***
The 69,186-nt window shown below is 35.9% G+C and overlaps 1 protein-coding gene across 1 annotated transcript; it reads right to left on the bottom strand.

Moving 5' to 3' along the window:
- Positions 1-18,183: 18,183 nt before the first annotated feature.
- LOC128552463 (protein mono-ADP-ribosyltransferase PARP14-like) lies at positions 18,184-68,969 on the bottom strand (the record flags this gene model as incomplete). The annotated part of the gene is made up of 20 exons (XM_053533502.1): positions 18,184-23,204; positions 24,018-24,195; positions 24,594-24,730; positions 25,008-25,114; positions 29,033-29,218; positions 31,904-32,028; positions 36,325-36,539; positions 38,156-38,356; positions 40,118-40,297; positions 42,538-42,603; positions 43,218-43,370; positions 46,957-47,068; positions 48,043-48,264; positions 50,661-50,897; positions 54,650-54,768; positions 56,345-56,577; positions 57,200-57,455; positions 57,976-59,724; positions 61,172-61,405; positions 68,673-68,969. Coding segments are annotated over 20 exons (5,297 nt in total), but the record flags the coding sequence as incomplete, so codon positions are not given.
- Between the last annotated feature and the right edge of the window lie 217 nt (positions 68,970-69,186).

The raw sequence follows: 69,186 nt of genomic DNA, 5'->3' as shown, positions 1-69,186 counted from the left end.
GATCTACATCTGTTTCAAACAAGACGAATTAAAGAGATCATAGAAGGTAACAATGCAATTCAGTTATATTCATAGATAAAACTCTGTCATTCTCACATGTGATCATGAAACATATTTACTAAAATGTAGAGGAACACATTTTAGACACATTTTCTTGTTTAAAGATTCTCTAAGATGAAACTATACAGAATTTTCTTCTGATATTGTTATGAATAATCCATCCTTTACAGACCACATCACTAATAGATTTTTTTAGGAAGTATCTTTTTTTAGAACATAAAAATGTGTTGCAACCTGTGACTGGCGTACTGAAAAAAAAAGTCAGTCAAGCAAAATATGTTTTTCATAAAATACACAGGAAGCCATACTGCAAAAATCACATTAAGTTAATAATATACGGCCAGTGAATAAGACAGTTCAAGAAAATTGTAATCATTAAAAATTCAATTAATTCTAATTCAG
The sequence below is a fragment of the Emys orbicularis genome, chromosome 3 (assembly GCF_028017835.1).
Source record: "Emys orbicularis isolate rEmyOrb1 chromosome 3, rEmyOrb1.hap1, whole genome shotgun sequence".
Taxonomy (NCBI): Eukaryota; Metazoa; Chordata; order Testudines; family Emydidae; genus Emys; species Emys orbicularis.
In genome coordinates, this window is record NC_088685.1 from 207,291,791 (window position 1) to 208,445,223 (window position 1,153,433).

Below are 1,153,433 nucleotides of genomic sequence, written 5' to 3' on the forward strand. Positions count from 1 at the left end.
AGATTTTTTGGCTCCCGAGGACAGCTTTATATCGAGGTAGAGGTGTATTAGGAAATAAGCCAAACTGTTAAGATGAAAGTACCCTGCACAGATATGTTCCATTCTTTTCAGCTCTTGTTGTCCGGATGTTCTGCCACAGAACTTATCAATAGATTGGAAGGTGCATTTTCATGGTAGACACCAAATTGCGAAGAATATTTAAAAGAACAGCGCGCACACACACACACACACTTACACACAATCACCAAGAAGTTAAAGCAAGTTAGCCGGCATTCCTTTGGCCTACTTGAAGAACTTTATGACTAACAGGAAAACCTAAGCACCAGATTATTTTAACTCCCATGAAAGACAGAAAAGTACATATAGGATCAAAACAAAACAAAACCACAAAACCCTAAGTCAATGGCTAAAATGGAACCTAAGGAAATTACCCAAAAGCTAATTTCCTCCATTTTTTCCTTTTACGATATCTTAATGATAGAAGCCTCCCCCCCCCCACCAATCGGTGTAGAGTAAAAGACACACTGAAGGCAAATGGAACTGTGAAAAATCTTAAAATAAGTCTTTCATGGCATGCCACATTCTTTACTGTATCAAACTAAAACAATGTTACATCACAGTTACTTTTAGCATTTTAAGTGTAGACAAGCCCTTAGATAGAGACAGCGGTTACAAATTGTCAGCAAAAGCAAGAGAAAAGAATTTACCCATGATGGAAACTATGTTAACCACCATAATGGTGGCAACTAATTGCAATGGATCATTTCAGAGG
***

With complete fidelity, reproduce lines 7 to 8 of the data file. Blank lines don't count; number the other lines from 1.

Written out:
GATCTACATCTGTTTCAAACAAGACGAATTAAAGAGATCATAGAAGGTAACAATGCAATTCAGTTATATTCATAGATAAAACTCTGTCATTCTCACATGTGATCATGAAACATATTTACTAAAATGTAGAGGAACACATTTTAGACACATTTTCTTGTTTAAAGATTCTCTAAGATGAAACTATACAGAATTTTCTTCTGATATTGTTATGAATAATCCATCCTTTACAGACCACATCACTAATAGATTTTTTTAGGAAGTATCTTTTTTTAGAACATAAAAATGTGTTGCAACCTGTGACTGGCGTACTGAAAAAAAAAGTCAGTCAAGCAAAATATGTTTTTCATAAAATACACAGGAAGCCATACTGCAAAAATCACATTAAGTTAATAATATACGGCCAGTGAATAAGACAGTTCAAGAAAATTGTAATCATTAAAAATTCAATTAATTCTAATTCAG
The sequence below is a fragment of the Emys orbicularis genome, chromosome 3 (assembly GCF_028017835.1).